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De Monaco v. Renton , 18 N.J. , at page 357. That is especially true where, as will be seen was the case here, the city by ordinance licenses the drivers and tells them how to behave, under pain of losing their licenses. We therefore turn to the overall view of the facts in the case at bar, and weigh it in the fashion directed by Russo v. United States Trucking Co. , 26 N.J. 430 (1958).
The members of the Association are cab owners like Goldfarb, and he testified they all operate as he does. Goldfarb operates only through the Association. The certificate of incorporation of the Association provides that one of the purposes for which the Association was formed is "To regulate the methods and pass rules and to enforce such rules for the carrying on of the taxi cab business under one uniform system, and which shall apply to all of its members." (Emphasis ours)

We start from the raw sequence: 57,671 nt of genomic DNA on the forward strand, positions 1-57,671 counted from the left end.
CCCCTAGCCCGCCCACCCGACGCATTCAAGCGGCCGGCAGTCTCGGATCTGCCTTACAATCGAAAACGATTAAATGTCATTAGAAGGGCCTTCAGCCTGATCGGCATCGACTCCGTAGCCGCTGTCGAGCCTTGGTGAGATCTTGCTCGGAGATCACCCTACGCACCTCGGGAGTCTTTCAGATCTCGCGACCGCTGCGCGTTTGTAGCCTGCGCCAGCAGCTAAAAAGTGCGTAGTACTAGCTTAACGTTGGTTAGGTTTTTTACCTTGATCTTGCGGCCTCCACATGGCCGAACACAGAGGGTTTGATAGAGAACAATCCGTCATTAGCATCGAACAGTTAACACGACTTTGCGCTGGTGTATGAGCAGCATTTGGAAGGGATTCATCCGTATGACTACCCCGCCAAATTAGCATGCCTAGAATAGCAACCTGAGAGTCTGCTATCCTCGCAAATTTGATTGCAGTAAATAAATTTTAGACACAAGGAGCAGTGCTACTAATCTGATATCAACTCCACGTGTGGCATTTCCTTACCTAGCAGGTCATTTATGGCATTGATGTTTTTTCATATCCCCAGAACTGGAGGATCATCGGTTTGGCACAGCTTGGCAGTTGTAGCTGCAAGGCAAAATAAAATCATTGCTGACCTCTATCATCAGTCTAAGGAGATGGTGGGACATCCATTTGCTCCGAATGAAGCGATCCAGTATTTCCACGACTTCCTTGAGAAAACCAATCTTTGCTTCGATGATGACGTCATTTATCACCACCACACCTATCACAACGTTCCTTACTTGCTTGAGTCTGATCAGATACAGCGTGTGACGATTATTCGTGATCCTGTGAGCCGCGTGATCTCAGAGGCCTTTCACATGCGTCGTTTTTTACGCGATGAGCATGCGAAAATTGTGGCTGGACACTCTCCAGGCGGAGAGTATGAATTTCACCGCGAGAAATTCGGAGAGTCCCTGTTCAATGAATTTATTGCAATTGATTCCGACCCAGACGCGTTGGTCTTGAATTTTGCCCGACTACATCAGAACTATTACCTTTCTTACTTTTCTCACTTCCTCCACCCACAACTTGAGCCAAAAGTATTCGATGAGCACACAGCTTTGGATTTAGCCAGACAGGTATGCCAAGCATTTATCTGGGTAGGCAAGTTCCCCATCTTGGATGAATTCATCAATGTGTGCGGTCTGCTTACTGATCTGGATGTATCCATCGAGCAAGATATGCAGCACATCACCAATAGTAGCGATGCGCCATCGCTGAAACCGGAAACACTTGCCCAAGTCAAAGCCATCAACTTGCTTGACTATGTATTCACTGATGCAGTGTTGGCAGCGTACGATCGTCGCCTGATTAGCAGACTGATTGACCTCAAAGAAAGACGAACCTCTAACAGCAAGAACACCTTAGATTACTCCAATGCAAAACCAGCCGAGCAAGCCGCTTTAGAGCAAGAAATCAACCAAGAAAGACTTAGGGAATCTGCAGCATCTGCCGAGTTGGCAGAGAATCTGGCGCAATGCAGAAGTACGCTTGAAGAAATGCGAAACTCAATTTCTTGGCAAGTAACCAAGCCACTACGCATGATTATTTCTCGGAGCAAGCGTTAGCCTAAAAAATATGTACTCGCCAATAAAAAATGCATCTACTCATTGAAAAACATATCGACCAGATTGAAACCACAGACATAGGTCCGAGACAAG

On behalf of its members the Association maintains a garage, and offices in which a staff receives telephone calls from prospective passengers and relays them over its two-way radio system to the member cabs nearest the caller. The Association also maintains call boxes and open stands for the member cabs. It was admitted by Mr. Davis, secretary and treasurer of the Association, that the purpose of all this is to lead the public to believe that "20th Century Cab" is a large, responsible organization that gives good service.
To make sure that this objective will be accomplished, the Association requires each member to abide by the rules and regulations of the organization. Goldfarb testified that each member is responsible for the conduct of his cabs "in the company," and Davis testified that if a driver misbehaved "we would reprimand him and tell him if it happened again the owner of the cab would be told to sever relations with him."
Drivers are engaged by the individual owners. Each new driver is required to register with the Association. The Association notes the number of the cab assigned to him "so in case of any complaints we will know which one operated the cab on that particular day." If the driver is